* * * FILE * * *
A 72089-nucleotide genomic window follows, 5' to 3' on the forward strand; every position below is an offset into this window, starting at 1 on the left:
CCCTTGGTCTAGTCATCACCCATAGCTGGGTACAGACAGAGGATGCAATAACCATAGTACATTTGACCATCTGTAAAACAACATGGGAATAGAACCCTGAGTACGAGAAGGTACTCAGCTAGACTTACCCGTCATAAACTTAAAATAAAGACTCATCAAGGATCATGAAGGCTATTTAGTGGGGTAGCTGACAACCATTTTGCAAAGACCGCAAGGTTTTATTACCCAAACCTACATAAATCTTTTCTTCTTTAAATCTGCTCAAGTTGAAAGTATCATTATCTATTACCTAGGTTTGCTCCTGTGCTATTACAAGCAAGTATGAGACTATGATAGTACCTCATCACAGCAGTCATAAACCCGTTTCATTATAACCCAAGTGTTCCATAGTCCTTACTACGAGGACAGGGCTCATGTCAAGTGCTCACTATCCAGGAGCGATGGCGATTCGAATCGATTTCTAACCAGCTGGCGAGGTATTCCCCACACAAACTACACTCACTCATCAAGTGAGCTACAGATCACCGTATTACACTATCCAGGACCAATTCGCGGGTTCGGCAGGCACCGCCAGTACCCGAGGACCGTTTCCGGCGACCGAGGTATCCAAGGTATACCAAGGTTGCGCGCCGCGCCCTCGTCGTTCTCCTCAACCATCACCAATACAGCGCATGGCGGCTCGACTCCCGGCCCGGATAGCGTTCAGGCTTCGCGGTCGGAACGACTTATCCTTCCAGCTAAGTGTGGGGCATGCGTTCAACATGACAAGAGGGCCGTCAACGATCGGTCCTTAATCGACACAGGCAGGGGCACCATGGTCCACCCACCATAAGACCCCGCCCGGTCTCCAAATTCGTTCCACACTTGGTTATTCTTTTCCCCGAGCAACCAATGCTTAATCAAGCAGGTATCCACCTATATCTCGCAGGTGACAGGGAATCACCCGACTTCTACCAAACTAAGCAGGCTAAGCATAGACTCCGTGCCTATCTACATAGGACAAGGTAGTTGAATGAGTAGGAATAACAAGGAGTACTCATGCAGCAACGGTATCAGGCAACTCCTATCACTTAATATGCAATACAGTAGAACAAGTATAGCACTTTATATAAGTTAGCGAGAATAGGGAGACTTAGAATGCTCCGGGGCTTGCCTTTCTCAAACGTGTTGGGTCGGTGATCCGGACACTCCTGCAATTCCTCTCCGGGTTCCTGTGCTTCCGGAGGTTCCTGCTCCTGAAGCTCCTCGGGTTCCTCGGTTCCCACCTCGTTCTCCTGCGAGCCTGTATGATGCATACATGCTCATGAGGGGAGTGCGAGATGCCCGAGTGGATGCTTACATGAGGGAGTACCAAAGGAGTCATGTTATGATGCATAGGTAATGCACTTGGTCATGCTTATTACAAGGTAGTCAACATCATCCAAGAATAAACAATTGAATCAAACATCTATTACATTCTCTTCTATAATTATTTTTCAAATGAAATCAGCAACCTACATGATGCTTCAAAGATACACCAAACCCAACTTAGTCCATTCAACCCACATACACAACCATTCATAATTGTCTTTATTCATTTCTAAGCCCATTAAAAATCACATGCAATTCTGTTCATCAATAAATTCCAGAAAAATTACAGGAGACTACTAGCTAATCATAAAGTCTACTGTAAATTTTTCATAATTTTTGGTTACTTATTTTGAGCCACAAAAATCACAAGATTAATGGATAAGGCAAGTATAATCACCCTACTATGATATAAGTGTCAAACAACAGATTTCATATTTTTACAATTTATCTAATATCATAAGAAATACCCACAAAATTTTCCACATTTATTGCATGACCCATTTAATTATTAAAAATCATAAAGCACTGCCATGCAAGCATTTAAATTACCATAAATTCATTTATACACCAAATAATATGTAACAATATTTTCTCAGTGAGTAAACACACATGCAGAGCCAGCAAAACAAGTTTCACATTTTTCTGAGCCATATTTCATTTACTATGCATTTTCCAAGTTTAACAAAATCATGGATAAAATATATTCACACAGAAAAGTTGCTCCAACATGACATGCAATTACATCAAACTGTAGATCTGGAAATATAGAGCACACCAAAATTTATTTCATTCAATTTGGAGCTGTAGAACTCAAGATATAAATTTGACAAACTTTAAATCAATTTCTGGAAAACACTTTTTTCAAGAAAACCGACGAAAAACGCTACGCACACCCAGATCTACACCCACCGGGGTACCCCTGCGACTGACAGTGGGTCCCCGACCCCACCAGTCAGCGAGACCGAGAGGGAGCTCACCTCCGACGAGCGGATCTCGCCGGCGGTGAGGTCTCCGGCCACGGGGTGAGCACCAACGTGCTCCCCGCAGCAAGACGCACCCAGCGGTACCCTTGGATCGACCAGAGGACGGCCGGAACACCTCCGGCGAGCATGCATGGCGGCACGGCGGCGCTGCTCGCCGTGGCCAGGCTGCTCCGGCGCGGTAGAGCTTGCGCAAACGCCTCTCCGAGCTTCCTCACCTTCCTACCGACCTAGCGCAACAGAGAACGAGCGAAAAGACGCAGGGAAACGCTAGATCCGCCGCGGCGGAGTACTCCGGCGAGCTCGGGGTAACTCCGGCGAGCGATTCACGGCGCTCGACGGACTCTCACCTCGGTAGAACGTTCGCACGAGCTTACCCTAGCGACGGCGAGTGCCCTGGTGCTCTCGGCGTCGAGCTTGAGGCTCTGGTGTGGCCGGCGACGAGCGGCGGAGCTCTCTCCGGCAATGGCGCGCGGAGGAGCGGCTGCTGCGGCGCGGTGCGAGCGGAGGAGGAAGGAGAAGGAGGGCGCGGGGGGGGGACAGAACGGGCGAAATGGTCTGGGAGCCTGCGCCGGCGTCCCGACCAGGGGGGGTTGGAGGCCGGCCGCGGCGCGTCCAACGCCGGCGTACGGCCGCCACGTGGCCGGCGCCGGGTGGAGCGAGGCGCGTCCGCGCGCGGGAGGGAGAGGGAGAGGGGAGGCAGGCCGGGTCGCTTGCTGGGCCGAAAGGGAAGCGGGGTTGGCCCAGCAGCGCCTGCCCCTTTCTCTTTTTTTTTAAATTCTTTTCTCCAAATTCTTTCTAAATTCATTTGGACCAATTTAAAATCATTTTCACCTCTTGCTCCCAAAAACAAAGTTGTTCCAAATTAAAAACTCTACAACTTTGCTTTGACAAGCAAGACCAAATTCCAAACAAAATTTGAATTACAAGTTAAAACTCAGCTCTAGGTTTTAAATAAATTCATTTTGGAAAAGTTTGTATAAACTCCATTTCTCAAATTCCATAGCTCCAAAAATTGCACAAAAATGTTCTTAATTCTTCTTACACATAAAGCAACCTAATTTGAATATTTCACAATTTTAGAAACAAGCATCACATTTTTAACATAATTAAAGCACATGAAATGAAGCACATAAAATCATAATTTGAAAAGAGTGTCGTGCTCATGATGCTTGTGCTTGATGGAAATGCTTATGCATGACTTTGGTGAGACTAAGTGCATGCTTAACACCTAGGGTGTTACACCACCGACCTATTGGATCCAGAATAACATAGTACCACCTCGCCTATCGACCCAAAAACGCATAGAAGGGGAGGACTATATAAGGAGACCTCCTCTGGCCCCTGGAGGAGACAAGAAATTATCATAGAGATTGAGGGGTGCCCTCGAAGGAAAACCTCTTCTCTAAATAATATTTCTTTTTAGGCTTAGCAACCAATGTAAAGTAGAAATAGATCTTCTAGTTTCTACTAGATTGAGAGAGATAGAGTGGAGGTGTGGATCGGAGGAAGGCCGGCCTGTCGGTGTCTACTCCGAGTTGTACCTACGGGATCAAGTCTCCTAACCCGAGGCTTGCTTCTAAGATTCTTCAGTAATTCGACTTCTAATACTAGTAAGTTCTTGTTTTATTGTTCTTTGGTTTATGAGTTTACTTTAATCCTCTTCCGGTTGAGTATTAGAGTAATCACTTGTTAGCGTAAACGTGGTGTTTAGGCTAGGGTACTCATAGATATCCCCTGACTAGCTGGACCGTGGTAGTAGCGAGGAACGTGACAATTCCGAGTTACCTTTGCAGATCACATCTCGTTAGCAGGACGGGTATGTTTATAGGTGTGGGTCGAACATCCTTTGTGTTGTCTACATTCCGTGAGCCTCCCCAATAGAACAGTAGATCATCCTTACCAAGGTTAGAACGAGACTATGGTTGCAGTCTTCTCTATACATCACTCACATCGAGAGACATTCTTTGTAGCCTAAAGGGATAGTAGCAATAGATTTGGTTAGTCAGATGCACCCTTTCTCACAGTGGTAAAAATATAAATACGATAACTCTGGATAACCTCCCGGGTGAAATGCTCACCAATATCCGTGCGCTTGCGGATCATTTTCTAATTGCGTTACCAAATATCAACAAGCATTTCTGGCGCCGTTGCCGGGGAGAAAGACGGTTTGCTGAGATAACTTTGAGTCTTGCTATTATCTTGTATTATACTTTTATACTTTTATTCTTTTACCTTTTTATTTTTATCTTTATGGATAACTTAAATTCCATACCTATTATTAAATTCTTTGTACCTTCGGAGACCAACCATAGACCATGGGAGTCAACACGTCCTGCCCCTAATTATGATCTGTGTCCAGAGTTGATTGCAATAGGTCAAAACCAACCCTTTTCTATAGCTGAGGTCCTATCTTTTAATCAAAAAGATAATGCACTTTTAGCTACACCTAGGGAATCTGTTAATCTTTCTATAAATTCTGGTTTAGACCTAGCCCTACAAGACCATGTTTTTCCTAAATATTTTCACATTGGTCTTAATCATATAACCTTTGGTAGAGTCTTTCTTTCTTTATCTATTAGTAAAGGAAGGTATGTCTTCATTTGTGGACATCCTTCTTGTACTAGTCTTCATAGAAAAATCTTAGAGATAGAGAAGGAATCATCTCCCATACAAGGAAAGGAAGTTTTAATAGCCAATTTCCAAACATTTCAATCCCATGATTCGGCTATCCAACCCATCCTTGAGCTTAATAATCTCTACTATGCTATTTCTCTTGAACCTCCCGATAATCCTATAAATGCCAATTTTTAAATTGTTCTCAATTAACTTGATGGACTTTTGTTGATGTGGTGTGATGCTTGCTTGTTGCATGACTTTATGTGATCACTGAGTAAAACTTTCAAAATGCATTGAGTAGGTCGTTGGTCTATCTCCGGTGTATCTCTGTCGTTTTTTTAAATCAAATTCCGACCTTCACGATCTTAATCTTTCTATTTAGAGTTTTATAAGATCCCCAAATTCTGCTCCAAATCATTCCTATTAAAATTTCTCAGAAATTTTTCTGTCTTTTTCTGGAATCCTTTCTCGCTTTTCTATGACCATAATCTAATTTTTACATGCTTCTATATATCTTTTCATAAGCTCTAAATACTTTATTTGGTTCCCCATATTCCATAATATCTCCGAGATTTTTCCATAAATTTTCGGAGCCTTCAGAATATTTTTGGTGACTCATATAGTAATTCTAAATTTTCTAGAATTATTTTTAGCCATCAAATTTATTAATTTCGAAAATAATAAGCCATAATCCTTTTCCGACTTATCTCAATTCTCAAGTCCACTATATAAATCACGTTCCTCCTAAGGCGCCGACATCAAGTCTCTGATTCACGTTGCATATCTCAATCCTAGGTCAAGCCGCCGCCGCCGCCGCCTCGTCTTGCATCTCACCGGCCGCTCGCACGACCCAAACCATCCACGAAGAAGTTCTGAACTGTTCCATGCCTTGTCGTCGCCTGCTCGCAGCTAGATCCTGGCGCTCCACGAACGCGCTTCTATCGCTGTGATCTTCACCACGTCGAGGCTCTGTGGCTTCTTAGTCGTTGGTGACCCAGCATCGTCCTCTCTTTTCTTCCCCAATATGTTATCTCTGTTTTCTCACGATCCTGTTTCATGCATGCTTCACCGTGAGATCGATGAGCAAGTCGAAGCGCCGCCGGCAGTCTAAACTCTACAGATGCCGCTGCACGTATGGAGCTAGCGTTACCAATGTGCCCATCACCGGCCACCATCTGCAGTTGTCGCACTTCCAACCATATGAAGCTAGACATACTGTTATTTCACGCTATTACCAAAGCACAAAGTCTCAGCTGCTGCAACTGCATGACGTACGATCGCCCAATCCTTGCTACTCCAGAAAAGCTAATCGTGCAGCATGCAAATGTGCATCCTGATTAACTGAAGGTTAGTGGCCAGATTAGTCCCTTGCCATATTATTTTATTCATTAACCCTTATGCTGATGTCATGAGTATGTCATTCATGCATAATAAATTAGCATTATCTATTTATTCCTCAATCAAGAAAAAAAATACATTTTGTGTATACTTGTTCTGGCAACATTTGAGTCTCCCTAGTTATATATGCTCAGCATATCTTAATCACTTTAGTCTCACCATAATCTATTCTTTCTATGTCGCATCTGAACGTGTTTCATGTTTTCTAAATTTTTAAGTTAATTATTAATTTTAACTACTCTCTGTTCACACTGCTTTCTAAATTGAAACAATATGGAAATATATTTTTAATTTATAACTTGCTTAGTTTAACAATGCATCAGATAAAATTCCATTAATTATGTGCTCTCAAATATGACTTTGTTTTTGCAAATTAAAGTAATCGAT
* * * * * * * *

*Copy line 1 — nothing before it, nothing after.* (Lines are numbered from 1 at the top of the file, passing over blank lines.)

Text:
A 72089-nucleotide genomic window follows, 5' to 3' on the forward strand; every position below is an offset into this window, starting at 1 on the left: